A recent analysis from the Tribal Tobacco Use Project Survey of 964 urban American Indian residents in Minnesota’s Hennepin County and Ramsey County in 2011 found a high prevalence of cigarette smoking among persons aged 25-44 years (72 percent). Among all survey respondents 59 percent were current smokers, 19 percent were former smokers, and 22 percent had never smoked.
Furthermore, the smoking rate and secondhand smoke exposure is still high despite being covered by Minnesota’s strong smoke-free law.
American Indians have the highest rates of commercial tobacco use of any racial/ethnic group in the U.S., and despite the progress made in reducing the national smoking rate to an all-time low, the survey data shows that big disparities remain.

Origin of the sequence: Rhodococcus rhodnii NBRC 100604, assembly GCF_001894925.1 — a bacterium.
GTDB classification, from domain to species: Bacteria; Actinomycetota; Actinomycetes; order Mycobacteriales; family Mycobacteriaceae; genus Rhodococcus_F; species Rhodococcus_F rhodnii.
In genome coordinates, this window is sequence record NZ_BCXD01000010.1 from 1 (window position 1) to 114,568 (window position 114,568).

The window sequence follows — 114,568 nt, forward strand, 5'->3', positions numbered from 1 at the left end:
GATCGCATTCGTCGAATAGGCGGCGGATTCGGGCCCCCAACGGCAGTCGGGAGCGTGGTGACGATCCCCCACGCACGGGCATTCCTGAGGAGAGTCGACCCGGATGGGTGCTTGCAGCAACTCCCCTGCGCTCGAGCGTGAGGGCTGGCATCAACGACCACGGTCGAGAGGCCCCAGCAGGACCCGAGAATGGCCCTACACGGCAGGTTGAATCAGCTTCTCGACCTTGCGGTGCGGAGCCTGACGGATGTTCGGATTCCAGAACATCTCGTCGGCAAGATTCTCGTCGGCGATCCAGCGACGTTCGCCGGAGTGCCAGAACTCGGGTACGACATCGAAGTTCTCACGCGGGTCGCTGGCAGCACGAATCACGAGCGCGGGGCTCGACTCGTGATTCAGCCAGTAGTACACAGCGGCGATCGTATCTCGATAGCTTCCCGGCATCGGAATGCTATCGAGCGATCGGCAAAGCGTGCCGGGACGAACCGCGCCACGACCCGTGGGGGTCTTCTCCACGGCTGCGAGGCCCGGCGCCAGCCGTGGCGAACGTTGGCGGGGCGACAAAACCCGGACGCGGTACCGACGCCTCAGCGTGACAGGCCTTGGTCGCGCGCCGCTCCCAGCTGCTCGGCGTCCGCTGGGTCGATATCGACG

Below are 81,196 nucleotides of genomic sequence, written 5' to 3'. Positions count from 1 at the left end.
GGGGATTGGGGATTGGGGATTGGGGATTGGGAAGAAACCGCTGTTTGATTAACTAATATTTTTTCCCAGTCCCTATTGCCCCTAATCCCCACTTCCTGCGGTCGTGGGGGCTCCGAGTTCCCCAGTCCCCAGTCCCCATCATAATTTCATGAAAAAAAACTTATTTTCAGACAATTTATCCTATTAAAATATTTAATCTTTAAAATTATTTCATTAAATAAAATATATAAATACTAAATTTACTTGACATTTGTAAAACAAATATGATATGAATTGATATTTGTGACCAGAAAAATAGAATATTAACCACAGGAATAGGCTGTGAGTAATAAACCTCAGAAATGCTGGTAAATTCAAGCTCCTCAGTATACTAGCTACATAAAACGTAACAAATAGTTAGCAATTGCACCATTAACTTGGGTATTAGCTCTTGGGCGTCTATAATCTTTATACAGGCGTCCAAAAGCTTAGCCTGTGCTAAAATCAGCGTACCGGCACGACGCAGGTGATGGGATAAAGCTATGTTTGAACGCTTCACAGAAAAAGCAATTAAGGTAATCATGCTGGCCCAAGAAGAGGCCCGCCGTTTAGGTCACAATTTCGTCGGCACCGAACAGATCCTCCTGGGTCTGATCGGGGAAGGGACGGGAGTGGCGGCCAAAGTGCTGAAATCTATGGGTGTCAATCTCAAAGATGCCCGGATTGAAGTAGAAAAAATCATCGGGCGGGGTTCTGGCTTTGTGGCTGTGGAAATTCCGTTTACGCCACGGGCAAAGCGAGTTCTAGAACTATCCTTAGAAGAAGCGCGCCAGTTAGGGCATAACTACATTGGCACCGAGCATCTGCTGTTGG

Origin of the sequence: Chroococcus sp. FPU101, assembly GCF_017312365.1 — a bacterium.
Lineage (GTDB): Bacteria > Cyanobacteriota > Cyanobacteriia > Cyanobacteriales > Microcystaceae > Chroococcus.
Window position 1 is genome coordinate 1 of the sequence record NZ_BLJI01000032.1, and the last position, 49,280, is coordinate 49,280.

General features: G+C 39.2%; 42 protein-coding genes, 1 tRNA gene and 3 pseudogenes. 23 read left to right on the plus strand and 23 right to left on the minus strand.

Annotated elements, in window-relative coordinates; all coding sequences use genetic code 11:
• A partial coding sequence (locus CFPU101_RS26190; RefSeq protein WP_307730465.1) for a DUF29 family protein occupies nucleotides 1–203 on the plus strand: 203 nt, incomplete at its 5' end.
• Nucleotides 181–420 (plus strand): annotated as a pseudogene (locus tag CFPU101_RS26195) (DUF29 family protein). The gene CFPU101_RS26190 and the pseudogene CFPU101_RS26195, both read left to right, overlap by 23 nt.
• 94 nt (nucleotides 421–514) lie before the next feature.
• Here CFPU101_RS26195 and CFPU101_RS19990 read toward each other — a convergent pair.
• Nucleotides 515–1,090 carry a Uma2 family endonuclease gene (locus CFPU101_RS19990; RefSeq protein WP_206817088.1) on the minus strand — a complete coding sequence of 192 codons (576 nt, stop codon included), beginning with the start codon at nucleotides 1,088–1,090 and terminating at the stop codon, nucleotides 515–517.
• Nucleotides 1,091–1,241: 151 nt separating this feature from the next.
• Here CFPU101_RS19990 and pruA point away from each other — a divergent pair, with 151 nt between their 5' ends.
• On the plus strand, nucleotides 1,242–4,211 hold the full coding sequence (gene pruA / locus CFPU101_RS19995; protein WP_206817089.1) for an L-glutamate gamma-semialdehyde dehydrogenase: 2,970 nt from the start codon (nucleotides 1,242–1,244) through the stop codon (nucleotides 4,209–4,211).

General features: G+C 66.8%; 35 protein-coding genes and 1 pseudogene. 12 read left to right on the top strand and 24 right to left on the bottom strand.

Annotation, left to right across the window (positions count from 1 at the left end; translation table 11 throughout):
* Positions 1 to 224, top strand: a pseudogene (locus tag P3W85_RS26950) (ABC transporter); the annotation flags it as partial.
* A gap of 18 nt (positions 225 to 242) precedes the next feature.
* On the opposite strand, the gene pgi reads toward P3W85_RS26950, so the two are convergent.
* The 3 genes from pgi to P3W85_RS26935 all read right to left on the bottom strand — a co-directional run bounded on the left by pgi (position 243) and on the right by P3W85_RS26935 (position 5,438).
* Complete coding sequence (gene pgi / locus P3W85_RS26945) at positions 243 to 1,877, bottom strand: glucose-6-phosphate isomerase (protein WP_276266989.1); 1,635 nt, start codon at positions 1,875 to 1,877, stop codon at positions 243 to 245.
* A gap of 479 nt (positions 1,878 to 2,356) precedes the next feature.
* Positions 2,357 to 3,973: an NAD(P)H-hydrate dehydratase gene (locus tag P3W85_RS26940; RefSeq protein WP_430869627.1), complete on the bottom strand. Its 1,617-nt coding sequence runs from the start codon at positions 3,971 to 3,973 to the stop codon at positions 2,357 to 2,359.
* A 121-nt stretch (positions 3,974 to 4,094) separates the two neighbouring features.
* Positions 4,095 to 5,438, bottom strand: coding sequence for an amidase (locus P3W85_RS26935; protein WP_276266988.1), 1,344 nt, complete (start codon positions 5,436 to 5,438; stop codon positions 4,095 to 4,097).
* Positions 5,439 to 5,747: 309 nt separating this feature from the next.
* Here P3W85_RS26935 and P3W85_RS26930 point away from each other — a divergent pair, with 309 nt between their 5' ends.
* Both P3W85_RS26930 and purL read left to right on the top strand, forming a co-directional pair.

“Tobacco control as we are doing it in Minnesota is working for the population as a whole but not for American Indians,” says Jean Forster, first author of the study and professor in the School of Public Health. “The huge and deadly disparity in cigarette smoking rates and exposure to secondhand smoke must be addressed.”
Researchers suggest investigating a culturally appropriate approach to reducing commercial tobacco use and recognizing the role traditional tobacco use has in the American Indian community.
Some possible approaches may include engaging traditional healers and respected elders, linking prevention of non-ceremonial tobacco use to respect for traditional tobacco use, and addressing tobacco addiction in the context of social determinants of health specific to American Indians.